Dark matter: you propose a new way of understanding its distribution in the universe

“We propose a new way of understanding the origin and nature of galactic centers,” describes CONICET researcher (Argentina) Carlos Argüelles, referring to the result of his latest work, which has just been presented to the international scientific community and in which In collaboration with Italian colleagues from the ICRANet network (International Center for Relativistic Astrophysics), it has been possible to explain the behavior of two objects near the core of our galaxy, the Milky Way, regardless of the current idea: the existence of a black hole, ie a space-time region with a high mass concentration in the galactic center. The conclusions announced today at international level will be published on September 9 in the journal Astronomy & Astrophysics.

Dark matter is the main constituent of the universe – an estimated 85 percent of it – and its name is precisely because it does not generate electromagnetic radiation, that is, it does not emit visible light and therefore cannot be observed directly and it is only possible to predict its presence conclude by interpreting the effect it has on the gravity of the galaxies and the various celestial bodies that are seen.

Since his PhD in Italy in 2015, Argüelles has been working intensively with the same group of colleagues to interpret how it is distributed in our galaxy in particular and in the universe in general, and as a major challenge to find out which particle that was in the first Moments after the first explosive event, the Big Bang, dark matter was created. In a previous study, they proposed an alternative mathematical model to the current paradigm – Ruffini-Argüelles-Rueda (RAR) – that combined concepts from quantum physics, general relativity, and thermodynamics, and obtained encouraging results that earned them international recognition .

This time, the experts used the RAR scheme to study the behavior of two objects near the center of the Milky Way, where a black hole believed to exist with a mass 4 million times that of the Sun, known as Sagittarius A * because it is located in the constellation Sagittarius. They used data on the orbit, position and speed of both bodies recorded by major international telescopes. In particular, they studied a bright young star called S2, which is second closest to the center, and another object that is not known with certainty whether it is a star or a gas cloud – based on various indicators of its composition, to which they are lean the first option – called G2.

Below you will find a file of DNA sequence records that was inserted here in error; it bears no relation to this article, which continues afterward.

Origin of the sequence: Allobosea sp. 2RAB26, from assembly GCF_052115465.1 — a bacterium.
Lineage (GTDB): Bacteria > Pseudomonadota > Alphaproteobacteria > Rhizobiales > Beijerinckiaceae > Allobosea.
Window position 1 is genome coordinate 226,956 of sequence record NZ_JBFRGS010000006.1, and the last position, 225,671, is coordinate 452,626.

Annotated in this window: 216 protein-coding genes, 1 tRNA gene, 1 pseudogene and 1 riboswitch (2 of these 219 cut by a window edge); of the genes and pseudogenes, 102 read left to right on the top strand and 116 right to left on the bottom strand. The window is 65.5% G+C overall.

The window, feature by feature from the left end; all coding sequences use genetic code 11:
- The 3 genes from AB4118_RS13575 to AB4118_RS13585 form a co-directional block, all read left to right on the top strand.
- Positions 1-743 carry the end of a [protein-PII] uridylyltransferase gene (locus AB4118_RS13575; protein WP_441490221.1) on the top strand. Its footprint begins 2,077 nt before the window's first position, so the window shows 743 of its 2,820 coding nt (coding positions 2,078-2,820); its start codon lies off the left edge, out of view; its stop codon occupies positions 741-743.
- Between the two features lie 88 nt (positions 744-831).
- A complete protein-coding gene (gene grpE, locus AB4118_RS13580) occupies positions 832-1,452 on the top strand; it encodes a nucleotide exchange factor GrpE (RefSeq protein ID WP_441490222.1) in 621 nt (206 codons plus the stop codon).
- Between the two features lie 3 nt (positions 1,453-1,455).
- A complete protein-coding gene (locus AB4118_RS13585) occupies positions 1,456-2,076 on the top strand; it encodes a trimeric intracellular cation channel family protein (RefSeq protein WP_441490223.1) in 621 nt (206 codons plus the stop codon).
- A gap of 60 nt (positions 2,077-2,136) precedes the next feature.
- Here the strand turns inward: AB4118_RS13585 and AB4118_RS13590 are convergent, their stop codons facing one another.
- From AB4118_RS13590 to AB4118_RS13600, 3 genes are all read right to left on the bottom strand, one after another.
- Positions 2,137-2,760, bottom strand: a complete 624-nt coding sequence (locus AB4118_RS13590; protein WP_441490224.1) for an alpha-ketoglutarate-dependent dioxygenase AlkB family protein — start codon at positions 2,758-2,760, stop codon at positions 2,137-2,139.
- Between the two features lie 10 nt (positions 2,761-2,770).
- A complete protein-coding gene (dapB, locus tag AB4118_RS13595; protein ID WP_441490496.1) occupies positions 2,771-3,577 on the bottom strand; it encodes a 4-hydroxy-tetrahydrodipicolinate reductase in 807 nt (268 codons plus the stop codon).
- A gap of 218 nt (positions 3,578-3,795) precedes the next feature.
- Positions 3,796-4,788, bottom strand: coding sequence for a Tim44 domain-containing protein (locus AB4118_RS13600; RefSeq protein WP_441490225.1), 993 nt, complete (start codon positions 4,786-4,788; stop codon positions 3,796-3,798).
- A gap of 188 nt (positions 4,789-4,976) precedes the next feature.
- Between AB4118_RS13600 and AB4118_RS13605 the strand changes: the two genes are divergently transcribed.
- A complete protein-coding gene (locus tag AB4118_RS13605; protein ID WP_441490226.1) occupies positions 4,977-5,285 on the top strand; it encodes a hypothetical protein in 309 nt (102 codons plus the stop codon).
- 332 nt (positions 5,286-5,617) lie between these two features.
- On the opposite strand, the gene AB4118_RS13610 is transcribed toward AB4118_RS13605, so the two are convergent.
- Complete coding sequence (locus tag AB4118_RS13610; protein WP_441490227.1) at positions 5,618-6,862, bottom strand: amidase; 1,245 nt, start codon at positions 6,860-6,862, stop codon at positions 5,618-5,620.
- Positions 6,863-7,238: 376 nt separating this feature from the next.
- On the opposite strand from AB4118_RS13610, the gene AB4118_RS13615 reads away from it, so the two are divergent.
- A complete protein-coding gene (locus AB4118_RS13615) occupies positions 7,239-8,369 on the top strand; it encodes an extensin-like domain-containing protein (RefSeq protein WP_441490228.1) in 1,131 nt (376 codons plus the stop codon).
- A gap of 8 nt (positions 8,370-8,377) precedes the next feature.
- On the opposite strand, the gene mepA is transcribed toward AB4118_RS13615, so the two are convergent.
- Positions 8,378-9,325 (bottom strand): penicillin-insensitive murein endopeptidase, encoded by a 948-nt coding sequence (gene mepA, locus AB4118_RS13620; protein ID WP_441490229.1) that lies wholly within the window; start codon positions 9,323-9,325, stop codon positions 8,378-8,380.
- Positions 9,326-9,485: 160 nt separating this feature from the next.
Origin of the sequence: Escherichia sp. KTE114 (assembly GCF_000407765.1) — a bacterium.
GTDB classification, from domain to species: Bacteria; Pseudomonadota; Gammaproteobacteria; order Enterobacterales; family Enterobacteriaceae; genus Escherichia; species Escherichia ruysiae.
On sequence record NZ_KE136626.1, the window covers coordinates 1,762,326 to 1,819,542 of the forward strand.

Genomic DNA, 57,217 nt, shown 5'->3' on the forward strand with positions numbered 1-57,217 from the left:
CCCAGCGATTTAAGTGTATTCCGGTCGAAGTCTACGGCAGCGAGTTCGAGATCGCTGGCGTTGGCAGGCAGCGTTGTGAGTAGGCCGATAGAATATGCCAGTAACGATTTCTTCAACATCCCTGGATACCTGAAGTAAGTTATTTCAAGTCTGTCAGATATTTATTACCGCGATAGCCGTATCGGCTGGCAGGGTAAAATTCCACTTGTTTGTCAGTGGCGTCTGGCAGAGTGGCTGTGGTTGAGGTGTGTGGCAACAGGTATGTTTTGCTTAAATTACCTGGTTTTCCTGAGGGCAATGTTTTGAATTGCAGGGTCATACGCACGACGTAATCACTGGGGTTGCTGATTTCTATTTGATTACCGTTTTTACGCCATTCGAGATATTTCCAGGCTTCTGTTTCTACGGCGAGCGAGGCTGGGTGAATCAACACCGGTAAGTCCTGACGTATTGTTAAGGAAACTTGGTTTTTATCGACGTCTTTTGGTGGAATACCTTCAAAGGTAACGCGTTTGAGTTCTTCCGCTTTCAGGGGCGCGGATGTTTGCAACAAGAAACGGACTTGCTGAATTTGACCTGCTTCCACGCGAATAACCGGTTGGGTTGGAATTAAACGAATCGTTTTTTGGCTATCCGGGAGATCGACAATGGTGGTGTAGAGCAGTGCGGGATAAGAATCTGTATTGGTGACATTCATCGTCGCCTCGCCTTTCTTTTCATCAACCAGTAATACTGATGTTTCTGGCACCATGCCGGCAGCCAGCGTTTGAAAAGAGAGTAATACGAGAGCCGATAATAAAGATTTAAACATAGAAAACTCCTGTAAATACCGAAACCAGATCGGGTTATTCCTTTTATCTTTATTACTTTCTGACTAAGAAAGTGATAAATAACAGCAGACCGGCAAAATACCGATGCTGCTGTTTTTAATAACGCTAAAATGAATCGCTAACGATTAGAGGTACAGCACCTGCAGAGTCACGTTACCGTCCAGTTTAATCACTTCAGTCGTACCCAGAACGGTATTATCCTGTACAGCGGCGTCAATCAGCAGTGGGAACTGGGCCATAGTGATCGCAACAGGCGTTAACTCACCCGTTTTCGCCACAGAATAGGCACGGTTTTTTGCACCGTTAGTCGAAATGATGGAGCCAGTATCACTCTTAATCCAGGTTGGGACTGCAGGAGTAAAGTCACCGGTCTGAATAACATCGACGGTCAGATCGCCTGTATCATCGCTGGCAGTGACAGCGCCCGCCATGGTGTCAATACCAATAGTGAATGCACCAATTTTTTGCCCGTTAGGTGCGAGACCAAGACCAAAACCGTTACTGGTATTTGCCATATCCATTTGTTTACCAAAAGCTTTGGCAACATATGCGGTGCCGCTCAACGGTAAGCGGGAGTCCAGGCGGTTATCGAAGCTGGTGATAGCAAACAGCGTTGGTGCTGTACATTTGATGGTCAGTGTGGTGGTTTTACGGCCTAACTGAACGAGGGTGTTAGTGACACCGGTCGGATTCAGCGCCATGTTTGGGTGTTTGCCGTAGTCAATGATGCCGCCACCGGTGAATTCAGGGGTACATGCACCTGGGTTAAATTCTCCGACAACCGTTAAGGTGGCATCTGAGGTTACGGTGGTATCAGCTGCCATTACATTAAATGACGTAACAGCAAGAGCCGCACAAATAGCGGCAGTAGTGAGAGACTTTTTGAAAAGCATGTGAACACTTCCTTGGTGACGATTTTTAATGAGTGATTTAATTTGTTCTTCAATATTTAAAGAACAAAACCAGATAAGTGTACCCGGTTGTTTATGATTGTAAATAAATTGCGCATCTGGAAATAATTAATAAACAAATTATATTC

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Orbits of young stars moving at a relativistic speed – up to 7 percent the speed of light – around Sagittarius A *. (Photo: Courtesy Investigator)

“S2 has been monitored for a little over two decades and there is a lot of information about it. The entire orbit was 16 years old, meaning more than one complete revolution has been explored. “In the case of G2, this has been observed for about five years, but the paradigm that assumes the existence of a central black hole cannot exactly explain its dynamics,” says Argüelles, who works at the Faculty of Science. Astronomical and geophysical from the National University of La Plata (FCAG, UNLP).

The researchers converted the known variables for each object to RAR, using the same mathematical parameters used by other colleagues in previous work. First, the presence of a black hole was taken into account and then this alternative was dispensed with: “With our model, we were able to explain the behavior of the two objects better and more precisely, without having to install the black hole. The orbits of both bodies are due to the existence of a dense core of dark matter of fermionic origin, that is, a very compact collection of fermions – on the order of millions of solar masses – which according to the model have a mass nine times lighter. than electrons, but they are neutral. A key point that emerges from our work is that this dense fermionic core is surrounded by a dilute atmosphere that extends to the outside of the galaxy and also explains the curve of rotation, i.e. the speed of translation of the outermost stars with respect to from the center, ”explains the expert.

Argüelles makes it clear that these results do not indicate that there are no black holes: “On the contrary, a few years ago a group of colleagues succeeded in taking the first image of a supermassive one with one billion solar masses. Our model suggests that these regions of fermionic origin collapse when they reach masses greater than 100 million solar masses and are the seeds for the formation of supermassive black holes. In other words, we are also delivering light in this sense, as this is not known with certainty today. “

One of the questions astrophysicists reveal is how to solve the particle that formed dark matter. “None of the ones that make up the Standard Model are used for explanation. There are two main aspects: one suggests that it is of a bosonic origin, and the other speaks of a fermionic origin, ie a particle from the group of bosons or fermions. The candidate with which we measure this behavior of stars near the galactic center is a neutral fermion. The mass of the particle that our model provides for this candidate also serves to explain the distribution of dark matter throughout the universe, ”he concludes. (Source: CONICET / DICYT)

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